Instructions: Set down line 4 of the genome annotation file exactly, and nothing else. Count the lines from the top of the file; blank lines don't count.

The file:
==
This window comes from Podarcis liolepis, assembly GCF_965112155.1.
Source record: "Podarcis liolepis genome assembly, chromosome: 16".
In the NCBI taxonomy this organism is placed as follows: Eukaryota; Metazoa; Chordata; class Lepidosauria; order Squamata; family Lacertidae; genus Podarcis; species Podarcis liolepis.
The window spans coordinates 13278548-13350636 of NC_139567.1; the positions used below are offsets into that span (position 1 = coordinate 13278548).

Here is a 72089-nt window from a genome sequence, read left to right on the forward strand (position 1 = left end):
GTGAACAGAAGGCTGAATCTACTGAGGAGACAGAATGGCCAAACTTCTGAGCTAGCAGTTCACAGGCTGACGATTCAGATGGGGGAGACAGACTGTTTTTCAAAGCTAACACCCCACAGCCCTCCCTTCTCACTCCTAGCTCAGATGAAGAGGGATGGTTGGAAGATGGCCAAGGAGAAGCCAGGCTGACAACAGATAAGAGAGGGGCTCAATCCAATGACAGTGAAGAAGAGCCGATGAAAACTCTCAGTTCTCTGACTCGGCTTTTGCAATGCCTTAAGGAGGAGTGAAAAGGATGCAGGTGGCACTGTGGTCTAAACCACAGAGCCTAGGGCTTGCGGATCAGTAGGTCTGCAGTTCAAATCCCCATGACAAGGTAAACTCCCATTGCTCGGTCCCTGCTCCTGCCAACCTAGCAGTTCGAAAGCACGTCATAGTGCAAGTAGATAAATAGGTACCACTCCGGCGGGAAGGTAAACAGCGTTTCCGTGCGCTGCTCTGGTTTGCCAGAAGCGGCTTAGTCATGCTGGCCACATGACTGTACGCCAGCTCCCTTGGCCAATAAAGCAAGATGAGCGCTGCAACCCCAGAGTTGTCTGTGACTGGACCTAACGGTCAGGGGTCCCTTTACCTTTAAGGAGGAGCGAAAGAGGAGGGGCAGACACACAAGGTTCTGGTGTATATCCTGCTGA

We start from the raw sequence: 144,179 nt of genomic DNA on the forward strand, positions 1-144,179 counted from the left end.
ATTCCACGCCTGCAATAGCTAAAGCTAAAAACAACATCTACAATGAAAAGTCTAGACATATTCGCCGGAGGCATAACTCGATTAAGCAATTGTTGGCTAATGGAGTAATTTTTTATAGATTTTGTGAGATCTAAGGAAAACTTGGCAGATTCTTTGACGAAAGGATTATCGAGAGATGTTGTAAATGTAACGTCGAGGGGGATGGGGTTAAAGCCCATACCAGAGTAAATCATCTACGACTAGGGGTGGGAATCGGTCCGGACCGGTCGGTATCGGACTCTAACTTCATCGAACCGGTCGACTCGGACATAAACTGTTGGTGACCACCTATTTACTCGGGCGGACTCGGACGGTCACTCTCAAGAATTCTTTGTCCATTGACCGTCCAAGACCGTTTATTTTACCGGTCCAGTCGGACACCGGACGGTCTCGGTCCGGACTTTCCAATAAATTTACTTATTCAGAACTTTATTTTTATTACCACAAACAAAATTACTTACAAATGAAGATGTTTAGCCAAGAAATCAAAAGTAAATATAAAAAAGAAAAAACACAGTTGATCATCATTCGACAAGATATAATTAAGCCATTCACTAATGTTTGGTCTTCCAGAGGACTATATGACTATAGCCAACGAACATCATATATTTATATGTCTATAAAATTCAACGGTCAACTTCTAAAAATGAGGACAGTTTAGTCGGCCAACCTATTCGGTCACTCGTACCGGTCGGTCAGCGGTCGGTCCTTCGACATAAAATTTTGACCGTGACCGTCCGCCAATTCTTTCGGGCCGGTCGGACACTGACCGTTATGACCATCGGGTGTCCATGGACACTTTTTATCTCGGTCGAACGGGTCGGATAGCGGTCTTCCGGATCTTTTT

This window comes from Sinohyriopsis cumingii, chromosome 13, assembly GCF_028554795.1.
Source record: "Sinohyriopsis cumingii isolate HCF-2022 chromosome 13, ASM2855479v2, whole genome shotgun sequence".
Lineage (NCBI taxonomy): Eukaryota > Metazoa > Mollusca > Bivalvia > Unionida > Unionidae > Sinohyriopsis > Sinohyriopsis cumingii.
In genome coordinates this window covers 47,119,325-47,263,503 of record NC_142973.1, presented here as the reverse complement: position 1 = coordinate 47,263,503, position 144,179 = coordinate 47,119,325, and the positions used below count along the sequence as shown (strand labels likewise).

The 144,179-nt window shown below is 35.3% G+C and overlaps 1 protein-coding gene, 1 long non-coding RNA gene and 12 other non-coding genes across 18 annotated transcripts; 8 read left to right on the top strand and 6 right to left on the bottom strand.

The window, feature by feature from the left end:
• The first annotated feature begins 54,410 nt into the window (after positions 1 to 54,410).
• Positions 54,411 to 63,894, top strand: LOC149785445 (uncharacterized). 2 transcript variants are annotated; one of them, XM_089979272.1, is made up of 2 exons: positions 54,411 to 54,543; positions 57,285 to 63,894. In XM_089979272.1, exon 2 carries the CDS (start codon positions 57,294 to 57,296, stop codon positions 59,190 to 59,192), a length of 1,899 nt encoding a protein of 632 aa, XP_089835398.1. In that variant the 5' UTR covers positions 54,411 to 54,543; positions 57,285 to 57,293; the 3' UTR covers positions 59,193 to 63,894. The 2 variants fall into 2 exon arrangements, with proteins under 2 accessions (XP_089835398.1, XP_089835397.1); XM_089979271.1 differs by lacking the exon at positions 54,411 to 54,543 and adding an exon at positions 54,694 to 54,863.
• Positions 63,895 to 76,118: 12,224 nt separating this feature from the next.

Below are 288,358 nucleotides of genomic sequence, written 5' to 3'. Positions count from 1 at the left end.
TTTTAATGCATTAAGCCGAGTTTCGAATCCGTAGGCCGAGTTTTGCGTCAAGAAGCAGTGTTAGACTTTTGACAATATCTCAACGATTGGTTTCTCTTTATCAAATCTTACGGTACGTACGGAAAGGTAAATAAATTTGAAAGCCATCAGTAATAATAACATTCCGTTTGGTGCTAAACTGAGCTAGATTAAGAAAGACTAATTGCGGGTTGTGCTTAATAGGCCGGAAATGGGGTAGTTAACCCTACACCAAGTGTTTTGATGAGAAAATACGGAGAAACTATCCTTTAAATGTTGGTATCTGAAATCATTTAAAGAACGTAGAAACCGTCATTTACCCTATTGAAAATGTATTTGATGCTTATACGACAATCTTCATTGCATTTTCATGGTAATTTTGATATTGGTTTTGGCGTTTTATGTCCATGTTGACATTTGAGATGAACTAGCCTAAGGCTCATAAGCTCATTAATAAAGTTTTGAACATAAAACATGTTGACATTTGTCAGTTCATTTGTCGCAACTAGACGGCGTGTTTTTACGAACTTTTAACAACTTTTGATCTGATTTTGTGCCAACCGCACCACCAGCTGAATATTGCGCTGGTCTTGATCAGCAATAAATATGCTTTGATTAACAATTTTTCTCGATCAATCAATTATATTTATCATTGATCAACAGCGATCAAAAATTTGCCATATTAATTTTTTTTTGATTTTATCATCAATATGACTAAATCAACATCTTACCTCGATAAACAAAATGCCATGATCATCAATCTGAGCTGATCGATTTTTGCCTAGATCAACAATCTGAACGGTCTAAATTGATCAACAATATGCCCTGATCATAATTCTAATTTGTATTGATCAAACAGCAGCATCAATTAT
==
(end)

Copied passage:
The window spans coordinates 13278548-13350636 of NC_139567.1; the positions used below are offsets into that span (position 1 = coordinate 13278548).